An Open Letter from a Mixed Ugric and Black Heathen:
by Lanaya Winterly...
PaganSquare is a community blog space where Pagans can discuss topics relevant to the life and spiritual practice of all Pagans.
by Lanaya Winterly...
I opened up my Facebook account today and was greeted by a long discussion focusing on cultural appropriation, vis-a-vis belly dancing. It appeared to be based on a Salon article titled "Why I can't stand white belly dancers."
The first thing that struck me was the confrontational nature of the headline: It wasn't belly dancing performed by white people that the author couldn't stand, it was the belly dancers themselves. If this doesn't put people on the defensive, I don't know what will. Then again, it's part of the inflammatory nature of online "journalism" these days, which uses hot-button language to increase the number of hits. (Full disclosure: I'm white, but I'm no belly dancer, and belly dancing isn't something I go out of my way to watch.)...
First, allow me to apologize for being out of the loop for about a month. Between Thanksgiving, holiday shopping, and coming down with some mutant offspring of the bubonic plague, writing anything of merit has been difficult. Second, allow me to also apologize for not having any funny memes in this post; I'm still recovering from the cold and I don't feel particularly equipped for humor. Also, this topic is serious enough that I fear humor would detract from it. Now, with that out of the way, let's move right along.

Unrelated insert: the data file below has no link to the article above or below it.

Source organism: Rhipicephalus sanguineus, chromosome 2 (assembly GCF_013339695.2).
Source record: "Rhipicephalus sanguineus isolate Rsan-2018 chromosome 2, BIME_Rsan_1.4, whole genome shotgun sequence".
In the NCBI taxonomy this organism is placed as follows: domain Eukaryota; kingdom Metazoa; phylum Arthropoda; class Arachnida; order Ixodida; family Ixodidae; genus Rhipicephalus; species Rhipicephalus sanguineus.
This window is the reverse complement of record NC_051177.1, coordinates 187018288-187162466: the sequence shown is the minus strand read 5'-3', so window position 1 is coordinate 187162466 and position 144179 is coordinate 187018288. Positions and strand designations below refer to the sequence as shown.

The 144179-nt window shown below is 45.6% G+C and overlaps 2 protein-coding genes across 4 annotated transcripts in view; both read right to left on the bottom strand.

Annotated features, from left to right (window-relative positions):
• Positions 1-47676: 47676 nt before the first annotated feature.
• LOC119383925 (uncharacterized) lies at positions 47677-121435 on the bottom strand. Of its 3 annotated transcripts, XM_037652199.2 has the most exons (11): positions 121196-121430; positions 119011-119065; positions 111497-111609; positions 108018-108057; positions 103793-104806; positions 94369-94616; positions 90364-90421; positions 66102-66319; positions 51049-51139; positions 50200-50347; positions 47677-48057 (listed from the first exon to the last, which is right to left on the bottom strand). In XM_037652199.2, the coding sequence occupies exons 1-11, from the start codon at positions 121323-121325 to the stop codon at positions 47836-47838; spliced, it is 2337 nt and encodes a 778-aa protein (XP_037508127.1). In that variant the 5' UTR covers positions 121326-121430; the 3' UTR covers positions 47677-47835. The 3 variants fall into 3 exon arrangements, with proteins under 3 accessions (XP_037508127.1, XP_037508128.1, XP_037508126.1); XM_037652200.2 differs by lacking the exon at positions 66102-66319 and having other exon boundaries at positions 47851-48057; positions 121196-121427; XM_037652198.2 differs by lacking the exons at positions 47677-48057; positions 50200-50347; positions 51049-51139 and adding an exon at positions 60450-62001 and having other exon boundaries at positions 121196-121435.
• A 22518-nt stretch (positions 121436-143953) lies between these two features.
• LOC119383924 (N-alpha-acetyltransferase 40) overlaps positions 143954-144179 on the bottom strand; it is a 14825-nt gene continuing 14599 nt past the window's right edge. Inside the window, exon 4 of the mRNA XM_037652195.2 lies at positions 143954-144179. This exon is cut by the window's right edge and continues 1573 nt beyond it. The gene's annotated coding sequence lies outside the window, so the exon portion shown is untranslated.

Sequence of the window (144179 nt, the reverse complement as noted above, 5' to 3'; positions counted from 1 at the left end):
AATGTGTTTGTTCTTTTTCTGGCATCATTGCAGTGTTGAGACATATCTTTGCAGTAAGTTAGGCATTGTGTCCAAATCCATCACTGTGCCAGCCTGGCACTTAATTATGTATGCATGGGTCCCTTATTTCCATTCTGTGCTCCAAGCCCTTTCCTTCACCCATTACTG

On December 21st, Heathens United Against Racism will be holding an international event. Heathens, Asatruar, and Norse Polytheists across the world will be raising scorn poles, or Nidstang, against the undesired racialization and radicalization of our religious paths by extremists. Months ago, the founder of that group, (Ryan Smith) asked if some of the membership would be willing to write anything to spread the message. I was eager to assist, but found myself hard pressed to write something I was satisfied with. After some work and soul searching*, I came up with the following thoughts.
Let's cut right to the chase; the racialist minority in Asatru and Heathenry is a group of disturbed people. There is no other way that I can phrase it, and I do not consider such language inflammatory or inaccurate. There is nothing within the history and anthropology of the cultures that first honored the Norse gods which supports a ethnic supremacy mindset. Tellingly, it also possesses no representation within the myths and tales that represent our religious heritage. With these things in mind, it becomes clear what the catalyst for such a philosophy truly is; fearful and/or angry people projecting their own hatred and biases onto a religion in order to give them the pretension of legitimacy. It a tactic that is ages old, and one which causes no lack of frustration and anger.
It is easy to hate such groups. Actually doing it, however, is a trap. In fact, it's the same trap they've fallen into themselves. I'm not going to go forth and do a stupid thing, simply because my reasons have better intentions. Their hate speech is a language of madness. Within that madness, however, is the best solution they think they have to a problem they cannot properly define. They are dangerous people to be sure, but they are also tragic.